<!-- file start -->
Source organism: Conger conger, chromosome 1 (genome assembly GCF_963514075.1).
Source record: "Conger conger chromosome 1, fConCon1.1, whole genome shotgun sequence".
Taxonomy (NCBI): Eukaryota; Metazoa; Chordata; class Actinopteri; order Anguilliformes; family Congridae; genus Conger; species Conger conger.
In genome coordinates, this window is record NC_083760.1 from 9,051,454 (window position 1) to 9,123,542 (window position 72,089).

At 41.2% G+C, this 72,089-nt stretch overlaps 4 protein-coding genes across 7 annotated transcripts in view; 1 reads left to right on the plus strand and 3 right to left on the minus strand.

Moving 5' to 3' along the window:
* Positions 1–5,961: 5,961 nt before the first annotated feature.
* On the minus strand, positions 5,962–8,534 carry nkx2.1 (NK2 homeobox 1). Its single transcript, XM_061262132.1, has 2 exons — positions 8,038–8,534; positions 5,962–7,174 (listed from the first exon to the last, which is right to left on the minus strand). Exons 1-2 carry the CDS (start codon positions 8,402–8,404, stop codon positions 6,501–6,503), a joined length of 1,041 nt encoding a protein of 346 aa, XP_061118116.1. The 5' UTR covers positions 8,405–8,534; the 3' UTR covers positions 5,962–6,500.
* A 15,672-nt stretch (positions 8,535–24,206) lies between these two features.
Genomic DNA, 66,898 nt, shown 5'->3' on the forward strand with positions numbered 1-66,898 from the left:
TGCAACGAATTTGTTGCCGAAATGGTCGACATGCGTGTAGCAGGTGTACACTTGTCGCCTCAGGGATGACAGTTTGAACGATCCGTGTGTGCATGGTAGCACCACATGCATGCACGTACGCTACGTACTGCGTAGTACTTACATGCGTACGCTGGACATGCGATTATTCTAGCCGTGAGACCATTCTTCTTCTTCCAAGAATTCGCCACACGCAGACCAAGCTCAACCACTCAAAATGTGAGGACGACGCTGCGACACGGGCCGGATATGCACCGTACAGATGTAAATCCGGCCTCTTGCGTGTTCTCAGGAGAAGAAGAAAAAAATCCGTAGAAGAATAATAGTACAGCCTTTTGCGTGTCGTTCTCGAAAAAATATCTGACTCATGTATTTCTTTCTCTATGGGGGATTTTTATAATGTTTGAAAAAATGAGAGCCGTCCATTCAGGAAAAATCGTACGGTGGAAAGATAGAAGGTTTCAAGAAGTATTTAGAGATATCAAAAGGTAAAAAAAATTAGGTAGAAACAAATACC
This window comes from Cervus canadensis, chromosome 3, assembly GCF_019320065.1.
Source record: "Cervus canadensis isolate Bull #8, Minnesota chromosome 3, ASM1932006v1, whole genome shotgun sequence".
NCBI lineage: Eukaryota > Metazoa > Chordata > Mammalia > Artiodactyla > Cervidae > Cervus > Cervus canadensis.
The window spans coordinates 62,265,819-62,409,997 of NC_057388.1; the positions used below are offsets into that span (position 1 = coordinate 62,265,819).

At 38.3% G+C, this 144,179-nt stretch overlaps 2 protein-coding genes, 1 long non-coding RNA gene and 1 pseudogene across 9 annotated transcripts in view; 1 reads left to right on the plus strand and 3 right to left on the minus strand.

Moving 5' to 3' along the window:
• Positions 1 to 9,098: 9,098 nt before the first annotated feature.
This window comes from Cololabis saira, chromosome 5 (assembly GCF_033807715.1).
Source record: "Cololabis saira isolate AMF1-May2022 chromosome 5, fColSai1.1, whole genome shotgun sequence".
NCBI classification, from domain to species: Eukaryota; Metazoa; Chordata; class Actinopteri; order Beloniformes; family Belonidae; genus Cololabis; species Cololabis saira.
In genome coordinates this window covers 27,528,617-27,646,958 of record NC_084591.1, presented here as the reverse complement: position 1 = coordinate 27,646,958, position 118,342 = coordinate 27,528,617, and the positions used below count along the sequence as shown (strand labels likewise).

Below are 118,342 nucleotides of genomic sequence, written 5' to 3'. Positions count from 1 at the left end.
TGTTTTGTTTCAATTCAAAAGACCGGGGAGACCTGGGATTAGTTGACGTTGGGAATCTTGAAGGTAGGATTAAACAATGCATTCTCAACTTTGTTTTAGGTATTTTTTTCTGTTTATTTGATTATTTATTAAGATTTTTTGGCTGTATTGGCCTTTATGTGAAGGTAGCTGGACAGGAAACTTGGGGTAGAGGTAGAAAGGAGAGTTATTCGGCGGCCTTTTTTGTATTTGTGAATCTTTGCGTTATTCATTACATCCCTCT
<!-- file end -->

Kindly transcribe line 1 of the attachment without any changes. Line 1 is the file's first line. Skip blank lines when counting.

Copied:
Source organism: Conger conger, chromosome 1 (genome assembly GCF_963514075.1).